Radio base stations are often located near the center of each cell to provide radio coverage throughout the area of the cell. Alternatively, a radio base station may be located near the center of three adjacent "sector cells" to cover those cells. The choice between a sectorized and non-sectorized system is based on various economical considerations such as equipment costs for each base station.
Localized microcells and picocells may be established within overlying macrocells to handle areas with relatively dense concentrations of mobile users, sometimes referred to as "hot spots". Typically, microcells may be established for thoroughfares such as crossroads or streets, and a series of microcells may provide coverage of major traffic arteries such as highways. Microcells may also be assigned to large buildings, airports and shopping malls. Picocells are similar to microcells, but normally cover an office corridor or a floor of a high-rise building. The term "microcells" is used in this application to denote both microcells and picocells, and the term "macrocells" is used to denote the outermost layer of a cellular structure. An "umbrella cell" can be a macrocell or a microcell as long as there is a cell underlying the umbrella cell. Microcells allow additional communication channels to be located in the vicinity of actual need, thereby increasing overall system capacity while maintaining low levels of interference.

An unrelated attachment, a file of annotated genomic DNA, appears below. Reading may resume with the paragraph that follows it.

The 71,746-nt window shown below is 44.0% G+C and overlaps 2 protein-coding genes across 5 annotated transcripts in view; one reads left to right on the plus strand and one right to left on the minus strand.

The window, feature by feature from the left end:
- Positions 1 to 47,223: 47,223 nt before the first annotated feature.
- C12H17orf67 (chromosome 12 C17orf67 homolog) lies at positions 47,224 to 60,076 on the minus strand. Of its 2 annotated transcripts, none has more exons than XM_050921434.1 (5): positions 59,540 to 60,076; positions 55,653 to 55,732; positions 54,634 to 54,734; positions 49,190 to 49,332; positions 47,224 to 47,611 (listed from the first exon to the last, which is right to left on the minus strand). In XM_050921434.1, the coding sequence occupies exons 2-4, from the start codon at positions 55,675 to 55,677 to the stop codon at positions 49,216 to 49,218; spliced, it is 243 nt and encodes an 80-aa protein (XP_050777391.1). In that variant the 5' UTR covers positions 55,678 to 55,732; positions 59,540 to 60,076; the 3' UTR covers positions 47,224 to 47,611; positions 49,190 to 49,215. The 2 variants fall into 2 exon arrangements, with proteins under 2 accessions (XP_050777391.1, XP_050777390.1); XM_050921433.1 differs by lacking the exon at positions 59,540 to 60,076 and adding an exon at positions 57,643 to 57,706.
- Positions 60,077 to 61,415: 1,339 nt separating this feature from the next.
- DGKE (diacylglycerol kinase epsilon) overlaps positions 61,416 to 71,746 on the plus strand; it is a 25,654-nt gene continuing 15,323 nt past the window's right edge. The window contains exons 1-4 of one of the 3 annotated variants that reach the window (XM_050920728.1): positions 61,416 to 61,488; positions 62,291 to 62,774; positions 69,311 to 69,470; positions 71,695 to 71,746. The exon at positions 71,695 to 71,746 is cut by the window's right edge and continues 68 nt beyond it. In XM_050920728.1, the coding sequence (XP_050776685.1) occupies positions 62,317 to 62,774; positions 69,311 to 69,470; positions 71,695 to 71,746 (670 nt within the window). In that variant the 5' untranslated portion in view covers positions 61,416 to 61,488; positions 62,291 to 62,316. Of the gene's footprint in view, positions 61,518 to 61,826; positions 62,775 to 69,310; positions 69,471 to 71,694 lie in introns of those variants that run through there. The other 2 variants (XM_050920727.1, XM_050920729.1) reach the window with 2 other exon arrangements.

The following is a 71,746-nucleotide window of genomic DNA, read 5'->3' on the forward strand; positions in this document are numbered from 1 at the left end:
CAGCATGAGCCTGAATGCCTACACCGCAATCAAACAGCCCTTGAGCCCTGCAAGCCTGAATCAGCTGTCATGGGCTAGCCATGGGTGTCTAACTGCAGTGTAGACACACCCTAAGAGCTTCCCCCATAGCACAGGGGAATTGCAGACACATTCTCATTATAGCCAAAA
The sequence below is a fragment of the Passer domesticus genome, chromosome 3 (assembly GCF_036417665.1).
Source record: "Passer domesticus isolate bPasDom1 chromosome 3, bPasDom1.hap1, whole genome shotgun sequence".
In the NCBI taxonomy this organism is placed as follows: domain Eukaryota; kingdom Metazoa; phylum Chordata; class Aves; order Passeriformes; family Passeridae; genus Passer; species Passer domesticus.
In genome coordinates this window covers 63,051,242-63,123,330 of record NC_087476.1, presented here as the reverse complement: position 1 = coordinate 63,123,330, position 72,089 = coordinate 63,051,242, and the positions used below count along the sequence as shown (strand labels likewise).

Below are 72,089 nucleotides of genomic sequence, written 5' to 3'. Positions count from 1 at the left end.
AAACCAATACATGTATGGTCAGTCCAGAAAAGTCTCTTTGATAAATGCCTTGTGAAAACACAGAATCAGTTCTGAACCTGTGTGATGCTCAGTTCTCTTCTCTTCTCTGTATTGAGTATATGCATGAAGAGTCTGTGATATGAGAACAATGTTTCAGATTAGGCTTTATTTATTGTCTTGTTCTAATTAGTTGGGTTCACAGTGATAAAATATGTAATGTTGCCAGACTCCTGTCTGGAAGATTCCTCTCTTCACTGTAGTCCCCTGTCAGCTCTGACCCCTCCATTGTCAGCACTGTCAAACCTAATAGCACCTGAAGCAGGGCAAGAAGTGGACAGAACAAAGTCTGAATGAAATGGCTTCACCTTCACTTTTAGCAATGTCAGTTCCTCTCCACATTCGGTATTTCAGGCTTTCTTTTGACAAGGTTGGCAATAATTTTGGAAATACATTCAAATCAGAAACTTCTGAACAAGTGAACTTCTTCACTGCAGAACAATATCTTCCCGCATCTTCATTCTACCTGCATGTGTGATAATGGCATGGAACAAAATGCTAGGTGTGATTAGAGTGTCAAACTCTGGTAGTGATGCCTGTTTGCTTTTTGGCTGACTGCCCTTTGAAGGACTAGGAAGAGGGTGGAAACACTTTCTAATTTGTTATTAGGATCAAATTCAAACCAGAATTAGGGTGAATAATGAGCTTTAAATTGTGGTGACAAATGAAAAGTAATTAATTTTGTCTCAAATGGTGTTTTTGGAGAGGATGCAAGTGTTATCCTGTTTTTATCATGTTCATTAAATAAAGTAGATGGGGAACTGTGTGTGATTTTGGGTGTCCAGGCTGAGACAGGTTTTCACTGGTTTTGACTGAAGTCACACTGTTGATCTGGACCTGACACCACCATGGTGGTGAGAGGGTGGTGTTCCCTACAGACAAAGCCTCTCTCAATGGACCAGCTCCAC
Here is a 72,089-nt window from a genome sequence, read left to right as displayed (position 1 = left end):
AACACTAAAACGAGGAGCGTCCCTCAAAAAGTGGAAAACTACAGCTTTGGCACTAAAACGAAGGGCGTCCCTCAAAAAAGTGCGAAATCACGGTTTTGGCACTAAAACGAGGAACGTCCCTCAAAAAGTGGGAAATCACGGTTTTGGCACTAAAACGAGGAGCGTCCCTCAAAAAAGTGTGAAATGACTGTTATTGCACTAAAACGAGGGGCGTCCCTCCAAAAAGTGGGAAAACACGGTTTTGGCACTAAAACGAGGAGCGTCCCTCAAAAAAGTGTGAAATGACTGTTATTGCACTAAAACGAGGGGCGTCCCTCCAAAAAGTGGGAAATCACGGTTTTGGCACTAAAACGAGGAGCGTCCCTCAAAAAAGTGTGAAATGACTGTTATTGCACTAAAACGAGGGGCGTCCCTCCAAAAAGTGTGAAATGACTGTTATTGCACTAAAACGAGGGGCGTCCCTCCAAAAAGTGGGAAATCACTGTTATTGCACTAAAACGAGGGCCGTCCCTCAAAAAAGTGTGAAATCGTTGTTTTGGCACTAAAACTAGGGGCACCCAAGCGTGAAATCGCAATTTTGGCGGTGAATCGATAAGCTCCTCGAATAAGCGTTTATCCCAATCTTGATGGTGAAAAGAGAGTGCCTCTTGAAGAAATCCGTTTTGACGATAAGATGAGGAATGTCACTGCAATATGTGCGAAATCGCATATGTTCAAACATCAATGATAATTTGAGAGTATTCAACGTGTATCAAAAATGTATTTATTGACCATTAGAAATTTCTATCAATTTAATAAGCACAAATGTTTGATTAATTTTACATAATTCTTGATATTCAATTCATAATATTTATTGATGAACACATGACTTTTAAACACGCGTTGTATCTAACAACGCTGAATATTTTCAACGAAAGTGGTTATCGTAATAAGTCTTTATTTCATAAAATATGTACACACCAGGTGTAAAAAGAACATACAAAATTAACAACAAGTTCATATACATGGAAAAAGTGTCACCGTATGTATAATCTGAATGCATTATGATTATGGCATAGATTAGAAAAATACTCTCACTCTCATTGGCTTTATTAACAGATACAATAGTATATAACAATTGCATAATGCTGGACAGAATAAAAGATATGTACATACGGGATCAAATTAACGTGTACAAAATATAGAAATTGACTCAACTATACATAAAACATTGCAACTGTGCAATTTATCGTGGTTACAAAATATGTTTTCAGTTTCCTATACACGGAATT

The design of future cellular systems will likely incorporate macrocells, indoor microcells, outdoor microcells, public microcells and restricted microcells. Macrocell umbrella sites typically cover radii in excess of one kilometer and serve rapidly moving users, for example, people in automobiles. Microcell sites are usually low power, small radio base stations, which primarily handle slow moving users, such as pedestrians. Each microcell site can be viewed as an extended base station which is connected to a macrocell site through digital radio transmission or optical fibers.
In designing a microcell cluster, it is necessary to allocate spectrum to the microcells. This can be done in several ways; for example, microcells can reuse spectrum from distant macrocells; a portion of the available spectrum may be dedicated for microcell use only; or a microcell can borrow spectrum from an umbrella macrocell.
In dedicating spectrum to the microcells, a portion of the available spectrum is reserved strictly for the microcells. Borrowing spectrum involves taking frequencies available to the macrocell for microcell use.